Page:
Thursday, 14 December 2017

Pond Etiquette

1970s Sharing the Main Pond 1970s Sharing the Main Pond Teresa Seitz

There are many people that enjoy a beverage as they soak. Sometimes, those beverages contain alcohol. There are also people that object to alcoholic beverages at the pool. We've all seen someone get a little laissez faire about their behavior when consuming alcohol. We've also all seen people consuming alcohol become belligerent and argumentative. No one enjoys these behaviors, not even the person who is sloppy or defensive. It is difficult to ask someone who is in their cups to lower their voice, act less rambunctious, or be considerate. Usually, due to the nature of intoxication, such requests only escalate an already uncomfortable situation.

We've been asked to ban alcohol in the pools. As the years go by the tolerance for inebriated behaviors has diminished. While we can certainly understand the suggestion (we don't like it either) to make a rule runs counter to the larger goals. We have not embraced long lists of rules. We have a few guidelines that make the place enjoyable for everybody. Things like: keep the noise level down after 10:00 PM, keep dogs leashed, smoke only at the Smoke Hut or in your vehicle, avoid cell phone conversations when you are in company, respect other people's boundaries are all common sense and contribute to an atmosphere that feels good. Most people are respectful and responsible and we haven't had to become policemen. Thank You! Your thoughtfulness and care for one another are recognized and appreciated.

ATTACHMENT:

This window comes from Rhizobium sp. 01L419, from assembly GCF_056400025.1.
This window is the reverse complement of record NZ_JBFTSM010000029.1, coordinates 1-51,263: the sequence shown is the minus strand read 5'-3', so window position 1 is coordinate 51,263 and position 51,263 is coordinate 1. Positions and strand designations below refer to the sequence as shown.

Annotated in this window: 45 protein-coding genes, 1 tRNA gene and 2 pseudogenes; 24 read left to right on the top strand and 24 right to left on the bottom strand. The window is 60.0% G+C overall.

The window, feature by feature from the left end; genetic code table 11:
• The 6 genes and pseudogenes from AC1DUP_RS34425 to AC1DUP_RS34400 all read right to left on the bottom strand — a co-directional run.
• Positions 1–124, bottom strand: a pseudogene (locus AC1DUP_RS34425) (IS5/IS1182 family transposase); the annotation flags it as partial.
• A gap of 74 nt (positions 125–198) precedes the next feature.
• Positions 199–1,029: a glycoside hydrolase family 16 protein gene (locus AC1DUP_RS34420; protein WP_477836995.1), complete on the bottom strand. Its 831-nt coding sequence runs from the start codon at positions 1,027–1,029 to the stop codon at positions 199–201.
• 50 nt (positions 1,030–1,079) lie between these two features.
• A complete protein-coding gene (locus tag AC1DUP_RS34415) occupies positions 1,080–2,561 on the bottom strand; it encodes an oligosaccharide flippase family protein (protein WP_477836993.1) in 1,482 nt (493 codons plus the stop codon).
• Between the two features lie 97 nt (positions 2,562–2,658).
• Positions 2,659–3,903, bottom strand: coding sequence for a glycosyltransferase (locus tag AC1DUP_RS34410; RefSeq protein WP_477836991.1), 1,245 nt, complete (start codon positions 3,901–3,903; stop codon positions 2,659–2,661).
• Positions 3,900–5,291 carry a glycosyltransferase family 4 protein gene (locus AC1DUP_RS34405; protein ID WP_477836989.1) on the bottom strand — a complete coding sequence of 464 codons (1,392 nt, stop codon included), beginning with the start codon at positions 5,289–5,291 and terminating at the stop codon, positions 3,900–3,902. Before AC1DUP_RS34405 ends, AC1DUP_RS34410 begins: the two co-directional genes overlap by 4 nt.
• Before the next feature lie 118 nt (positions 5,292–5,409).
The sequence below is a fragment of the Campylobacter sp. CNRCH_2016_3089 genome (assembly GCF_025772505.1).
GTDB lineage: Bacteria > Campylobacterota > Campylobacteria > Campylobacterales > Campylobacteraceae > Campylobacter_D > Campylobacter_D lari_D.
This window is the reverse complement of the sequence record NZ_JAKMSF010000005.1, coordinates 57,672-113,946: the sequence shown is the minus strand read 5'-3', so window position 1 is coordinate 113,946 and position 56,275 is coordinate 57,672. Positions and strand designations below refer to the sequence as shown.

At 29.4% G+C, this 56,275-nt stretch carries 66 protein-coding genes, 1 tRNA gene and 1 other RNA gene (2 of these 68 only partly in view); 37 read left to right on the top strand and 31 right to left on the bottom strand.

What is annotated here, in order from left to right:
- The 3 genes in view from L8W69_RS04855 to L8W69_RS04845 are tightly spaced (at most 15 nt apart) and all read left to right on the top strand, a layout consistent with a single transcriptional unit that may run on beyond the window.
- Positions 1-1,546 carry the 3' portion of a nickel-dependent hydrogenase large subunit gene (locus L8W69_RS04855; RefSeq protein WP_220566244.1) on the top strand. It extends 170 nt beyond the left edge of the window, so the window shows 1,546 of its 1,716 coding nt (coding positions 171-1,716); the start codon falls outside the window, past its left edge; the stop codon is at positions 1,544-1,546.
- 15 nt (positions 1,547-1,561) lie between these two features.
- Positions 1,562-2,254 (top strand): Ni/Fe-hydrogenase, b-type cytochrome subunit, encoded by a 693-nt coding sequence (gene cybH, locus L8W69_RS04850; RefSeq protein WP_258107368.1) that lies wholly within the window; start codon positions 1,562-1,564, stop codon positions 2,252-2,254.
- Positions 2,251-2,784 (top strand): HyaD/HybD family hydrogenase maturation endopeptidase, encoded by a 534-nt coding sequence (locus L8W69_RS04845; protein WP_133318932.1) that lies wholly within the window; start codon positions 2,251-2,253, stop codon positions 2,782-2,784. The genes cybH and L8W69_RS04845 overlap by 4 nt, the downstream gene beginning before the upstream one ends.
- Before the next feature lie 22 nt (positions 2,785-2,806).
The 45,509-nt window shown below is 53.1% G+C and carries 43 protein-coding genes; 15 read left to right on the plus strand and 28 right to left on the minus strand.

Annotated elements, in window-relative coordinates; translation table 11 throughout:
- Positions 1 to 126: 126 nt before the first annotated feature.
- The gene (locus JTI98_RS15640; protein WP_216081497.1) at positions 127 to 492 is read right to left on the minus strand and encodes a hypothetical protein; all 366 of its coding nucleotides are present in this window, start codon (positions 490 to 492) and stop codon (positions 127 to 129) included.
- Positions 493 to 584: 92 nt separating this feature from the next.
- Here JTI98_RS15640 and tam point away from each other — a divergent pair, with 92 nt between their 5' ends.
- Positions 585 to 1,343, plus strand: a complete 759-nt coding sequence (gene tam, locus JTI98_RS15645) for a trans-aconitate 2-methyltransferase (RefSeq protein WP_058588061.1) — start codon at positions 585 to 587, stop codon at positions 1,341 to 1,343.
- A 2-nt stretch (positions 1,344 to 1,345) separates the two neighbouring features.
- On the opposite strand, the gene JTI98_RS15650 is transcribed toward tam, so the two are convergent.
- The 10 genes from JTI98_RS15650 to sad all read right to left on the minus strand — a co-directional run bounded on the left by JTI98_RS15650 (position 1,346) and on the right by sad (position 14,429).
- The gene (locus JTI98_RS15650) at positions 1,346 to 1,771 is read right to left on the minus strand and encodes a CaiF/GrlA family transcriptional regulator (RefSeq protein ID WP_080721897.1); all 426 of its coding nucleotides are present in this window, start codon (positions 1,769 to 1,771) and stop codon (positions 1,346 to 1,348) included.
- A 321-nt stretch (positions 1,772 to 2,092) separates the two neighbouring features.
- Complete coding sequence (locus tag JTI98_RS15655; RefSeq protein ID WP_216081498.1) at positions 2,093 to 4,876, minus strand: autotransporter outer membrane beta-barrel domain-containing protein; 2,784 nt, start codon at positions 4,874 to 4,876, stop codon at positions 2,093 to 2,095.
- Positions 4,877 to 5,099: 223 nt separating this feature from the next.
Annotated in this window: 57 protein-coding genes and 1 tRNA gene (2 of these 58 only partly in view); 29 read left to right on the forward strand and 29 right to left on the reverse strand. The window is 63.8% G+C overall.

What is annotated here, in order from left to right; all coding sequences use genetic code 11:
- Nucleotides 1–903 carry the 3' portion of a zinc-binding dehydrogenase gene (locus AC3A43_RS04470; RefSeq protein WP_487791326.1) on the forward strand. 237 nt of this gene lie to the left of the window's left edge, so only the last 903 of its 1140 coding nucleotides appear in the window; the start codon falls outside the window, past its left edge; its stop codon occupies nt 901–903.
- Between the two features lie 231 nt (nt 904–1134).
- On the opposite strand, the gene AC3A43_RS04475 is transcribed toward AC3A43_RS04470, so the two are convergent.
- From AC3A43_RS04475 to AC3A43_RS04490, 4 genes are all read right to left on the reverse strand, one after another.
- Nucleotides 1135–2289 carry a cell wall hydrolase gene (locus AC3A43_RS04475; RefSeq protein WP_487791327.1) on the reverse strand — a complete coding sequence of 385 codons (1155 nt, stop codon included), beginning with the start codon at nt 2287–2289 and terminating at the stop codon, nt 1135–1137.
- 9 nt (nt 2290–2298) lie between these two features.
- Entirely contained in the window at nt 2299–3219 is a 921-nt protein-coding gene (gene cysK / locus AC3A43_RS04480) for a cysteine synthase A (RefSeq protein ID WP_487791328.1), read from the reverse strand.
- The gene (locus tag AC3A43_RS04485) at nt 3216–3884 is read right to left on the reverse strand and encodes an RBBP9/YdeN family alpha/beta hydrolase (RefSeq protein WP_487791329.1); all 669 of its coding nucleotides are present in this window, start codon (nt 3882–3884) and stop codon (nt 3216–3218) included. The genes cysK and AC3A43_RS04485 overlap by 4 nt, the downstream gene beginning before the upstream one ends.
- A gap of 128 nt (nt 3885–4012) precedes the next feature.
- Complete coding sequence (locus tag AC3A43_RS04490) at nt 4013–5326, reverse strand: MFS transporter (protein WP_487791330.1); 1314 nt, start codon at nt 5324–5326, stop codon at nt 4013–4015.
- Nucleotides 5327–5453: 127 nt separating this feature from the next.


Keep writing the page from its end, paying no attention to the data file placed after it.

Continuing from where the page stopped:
As is true for many things, be aware. Be alert to the people with whom you are sharing this space. If your actions are offensive, no one has a good time. There are better places for boisterous partying fueled by excessive alcohol consumption.

Last modified on Thursday, 14 December 2017 18:58

Orient Land Trust is a nonprofit land trust
dedicated to the preservation of Valley View Hot Springs (VVHS) and its viewshed—
including natural and biologic resources, agricultural lands, wildlife habitat,
open space, and historic and geologic features of the northern San Luis Valley—
for the education and enjoyment of current and future generations.